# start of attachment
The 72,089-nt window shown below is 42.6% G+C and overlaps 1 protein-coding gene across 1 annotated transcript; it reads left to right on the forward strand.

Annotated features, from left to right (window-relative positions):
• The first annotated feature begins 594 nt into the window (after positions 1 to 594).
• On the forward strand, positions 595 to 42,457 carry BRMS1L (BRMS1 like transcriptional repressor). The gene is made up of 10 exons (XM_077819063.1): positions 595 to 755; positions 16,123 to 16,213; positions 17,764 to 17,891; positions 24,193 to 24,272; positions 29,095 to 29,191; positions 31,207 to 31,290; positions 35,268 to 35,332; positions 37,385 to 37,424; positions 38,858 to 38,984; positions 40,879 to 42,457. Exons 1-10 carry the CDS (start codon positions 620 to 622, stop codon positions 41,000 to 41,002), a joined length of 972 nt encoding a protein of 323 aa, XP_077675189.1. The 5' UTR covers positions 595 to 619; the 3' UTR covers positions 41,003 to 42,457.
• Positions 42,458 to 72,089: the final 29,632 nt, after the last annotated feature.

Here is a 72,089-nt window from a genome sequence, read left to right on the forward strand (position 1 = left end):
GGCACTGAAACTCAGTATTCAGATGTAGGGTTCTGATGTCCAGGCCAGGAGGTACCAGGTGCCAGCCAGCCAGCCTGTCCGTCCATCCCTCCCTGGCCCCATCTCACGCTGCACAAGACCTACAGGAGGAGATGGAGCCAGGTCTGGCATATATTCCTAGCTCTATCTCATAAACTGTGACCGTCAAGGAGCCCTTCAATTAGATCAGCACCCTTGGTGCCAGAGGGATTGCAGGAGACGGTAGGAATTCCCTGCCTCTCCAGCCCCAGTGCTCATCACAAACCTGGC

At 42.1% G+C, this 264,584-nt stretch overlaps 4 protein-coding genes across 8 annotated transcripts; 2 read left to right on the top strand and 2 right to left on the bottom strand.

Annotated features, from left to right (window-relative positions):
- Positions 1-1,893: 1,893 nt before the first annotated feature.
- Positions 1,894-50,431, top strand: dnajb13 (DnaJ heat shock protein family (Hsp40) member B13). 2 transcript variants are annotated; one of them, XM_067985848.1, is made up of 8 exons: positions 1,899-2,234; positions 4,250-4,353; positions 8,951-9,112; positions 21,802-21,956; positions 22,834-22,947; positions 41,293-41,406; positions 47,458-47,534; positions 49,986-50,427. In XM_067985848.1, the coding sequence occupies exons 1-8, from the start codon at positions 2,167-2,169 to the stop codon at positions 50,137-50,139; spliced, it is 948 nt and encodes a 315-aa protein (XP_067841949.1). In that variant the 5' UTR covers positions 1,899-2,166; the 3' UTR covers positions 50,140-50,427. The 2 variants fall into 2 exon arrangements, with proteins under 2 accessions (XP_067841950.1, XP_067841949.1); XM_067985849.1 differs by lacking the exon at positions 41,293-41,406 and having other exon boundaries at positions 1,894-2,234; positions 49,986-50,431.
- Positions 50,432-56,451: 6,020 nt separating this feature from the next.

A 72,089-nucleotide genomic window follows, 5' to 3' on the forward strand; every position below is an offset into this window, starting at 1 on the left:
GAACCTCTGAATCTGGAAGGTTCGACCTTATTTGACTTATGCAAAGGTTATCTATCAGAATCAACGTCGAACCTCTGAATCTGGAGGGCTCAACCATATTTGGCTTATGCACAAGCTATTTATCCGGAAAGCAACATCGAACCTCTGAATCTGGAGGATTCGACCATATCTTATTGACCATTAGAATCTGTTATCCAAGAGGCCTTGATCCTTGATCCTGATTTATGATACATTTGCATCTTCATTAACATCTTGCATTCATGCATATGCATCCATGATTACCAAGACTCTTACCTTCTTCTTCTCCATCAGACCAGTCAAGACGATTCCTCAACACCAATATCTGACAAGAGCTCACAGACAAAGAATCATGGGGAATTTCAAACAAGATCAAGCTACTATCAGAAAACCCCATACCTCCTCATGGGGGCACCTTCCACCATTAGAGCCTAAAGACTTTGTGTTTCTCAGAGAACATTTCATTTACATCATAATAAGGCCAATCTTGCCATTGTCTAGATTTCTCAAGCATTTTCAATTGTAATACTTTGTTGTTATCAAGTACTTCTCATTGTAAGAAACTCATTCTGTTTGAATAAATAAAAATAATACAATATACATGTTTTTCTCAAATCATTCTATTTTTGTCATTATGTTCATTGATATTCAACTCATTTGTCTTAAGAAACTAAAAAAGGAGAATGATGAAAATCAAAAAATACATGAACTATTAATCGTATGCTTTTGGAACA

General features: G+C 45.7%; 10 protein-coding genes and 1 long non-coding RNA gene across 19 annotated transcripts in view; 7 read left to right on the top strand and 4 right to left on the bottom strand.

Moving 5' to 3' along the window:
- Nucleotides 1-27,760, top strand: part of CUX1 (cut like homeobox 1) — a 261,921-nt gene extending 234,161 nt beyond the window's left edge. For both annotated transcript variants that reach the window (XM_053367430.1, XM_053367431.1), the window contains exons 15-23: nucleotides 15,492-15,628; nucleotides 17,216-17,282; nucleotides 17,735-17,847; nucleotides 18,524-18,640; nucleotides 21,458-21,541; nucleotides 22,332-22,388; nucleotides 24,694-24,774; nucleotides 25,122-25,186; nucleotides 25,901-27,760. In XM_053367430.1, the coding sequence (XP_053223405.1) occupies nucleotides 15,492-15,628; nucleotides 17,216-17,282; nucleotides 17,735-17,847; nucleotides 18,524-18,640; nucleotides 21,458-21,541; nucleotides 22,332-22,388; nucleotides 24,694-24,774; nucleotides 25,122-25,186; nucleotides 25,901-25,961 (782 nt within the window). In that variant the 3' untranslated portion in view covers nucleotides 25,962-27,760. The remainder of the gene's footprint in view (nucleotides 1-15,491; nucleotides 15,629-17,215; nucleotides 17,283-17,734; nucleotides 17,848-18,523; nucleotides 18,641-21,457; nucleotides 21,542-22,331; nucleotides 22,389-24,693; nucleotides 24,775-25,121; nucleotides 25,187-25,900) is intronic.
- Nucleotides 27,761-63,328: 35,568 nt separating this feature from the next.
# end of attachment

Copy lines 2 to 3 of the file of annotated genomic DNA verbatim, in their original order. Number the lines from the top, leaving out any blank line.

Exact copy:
Annotated features, from left to right (window-relative positions):
• The first annotated feature begins 594 nt into the window (after positions 1 to 594).